Private high schools in Korea face a phased abolition under Moon Jae-in administration’s policy aimed at widening equal opportunity in education. The education reform efforts will strip more than 70 private high schools of their status by 2025.
But the move to abolish private schools is met by strong protest, with some critics decrying it as “unconstitutional.”
“Abolishing private schools undermines the diversity and autonomy of education -- a fundamental right guaranteed by the Constitution -- and forces students into a uniform educational system without regard for individual academic needs,” read a statement issued by a union of private schools.
The drive to turn private schools into regular, mainstream schools is already compromising the quality of classes, according to an English teacher at a foreign-language high school just outside Seoul.
She said the elimination of her school’s admission screening process, one of the policy-driven changes to make the place more equitable, was “slowly eroding what was special about the school.” To a degree, she said, the administration’s clampdown on private schools was at fault.
“We used to offer classes like advanced English literature, which we had to get rid of, because students couldn’t keep up or weren’t interested,” she said. Instead, the English faculty now resorts to “the monotony of standard Korean education” and focuses on preparing students for the national university exam, the Suneung.
“Abolishing private high schools in Korea doesn’t hurt wealthy students -- they can go to prep schools elsewhere in the world. It screws over students from middle-class families with academic ambitions,” she said.
“(Educational equity policies) don’t make public schools better. They just make private schools, which have been doing well in their own right, worse.”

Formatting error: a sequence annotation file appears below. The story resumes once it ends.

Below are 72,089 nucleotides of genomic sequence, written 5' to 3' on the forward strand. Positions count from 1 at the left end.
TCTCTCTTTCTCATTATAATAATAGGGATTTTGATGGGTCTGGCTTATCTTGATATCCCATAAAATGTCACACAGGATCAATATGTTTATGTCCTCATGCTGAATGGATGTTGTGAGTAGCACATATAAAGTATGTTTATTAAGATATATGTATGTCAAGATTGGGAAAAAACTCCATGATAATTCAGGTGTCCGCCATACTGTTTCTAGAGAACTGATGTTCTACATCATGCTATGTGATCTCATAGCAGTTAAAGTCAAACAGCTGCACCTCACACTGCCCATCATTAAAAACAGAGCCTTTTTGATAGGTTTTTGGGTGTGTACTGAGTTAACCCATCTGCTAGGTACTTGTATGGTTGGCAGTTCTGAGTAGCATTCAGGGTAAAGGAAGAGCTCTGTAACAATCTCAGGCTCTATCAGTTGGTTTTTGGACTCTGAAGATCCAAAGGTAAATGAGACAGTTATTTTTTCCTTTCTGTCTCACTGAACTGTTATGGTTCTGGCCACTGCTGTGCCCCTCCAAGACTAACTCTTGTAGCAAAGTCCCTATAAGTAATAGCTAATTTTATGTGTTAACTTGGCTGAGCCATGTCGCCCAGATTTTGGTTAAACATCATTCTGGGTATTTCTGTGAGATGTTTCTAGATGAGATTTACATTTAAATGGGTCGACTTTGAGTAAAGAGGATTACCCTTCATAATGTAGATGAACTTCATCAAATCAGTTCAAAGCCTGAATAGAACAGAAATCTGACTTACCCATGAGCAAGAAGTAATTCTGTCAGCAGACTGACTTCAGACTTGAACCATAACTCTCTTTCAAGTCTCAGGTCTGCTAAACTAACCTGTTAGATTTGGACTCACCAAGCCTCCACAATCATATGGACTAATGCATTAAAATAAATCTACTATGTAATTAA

A public high school teacher of 10 years in Nowon, northern Seoul, said measures on how to improve public schools were lacking in the current conversations about making the education system more equitable.
“I agree with the overall goal of bridging the gap between public and private schools. But the approach being taken seems to ignore the reality of public education,” she said.
She said teaching in public school classrooms was forced to be more or less textbook-centered because of the wide gap in students’ performance.
In English class, where the achievement divide tends to be “starker,” for instance, “kids who excel are so well-read and even quite fluent, which is likely a result of years of investments. On the other hand, some kids struggle just getting through the class material,” she said. “So it doesn’t serve high-achieving students.”
Once private schools are gone, it will be hard for public schools to fill their shoes. “The kind of programs offered at private schools are almost impossible for public schools to even mimic,” she said.
“I don’t think closing down private schools -- without improving public schools -- is the solution.”
Park Joo-ho, an educational studies professor at Hanyang University, said abolishing private schools -- including the “independent” high schools and international schools -- was about “changing how these schools admit students.” “In other words, it’s about doing away with selectivity,” he said.
“And it’s also about whether we should let students choose which schools or educational services fit their needs.”
He said the downside of getting rid of private schools was “less diversity.” Doing so also risked going against the framework act on education, which stipulates that schools will have autonomy in their administrations, he said. Some private schools have taken the abolition orders to the court, and won.
“You could argue that universities should walk the same path of standardization in the long run.”
Sung Ki-sun, who headed the Korea Institute of Curriculum and Evaluation under the Prime Minister’s office for more than two years until February, said the problem with selective high schools was “the discrepancy in access.” “Their existence fuels inequity.”
He said public high schools will soon be offering a credit system permitting students to choose which subjects they take. “The credit system will have the best of both worlds -- the accessibility of public schools and the diverse curriculum of private schools,” he said.
Ultimately, he admitted the transformation would not be complete without a major reform of the Suneung itself, which was also being planned to be implemented six to seven school years down the road.
“Private schools exist for just about 10 percent of the school-age population. Education opportunities should be universal at least up to high school,” he said.
By Kim Arin (firstname.lastname@example.org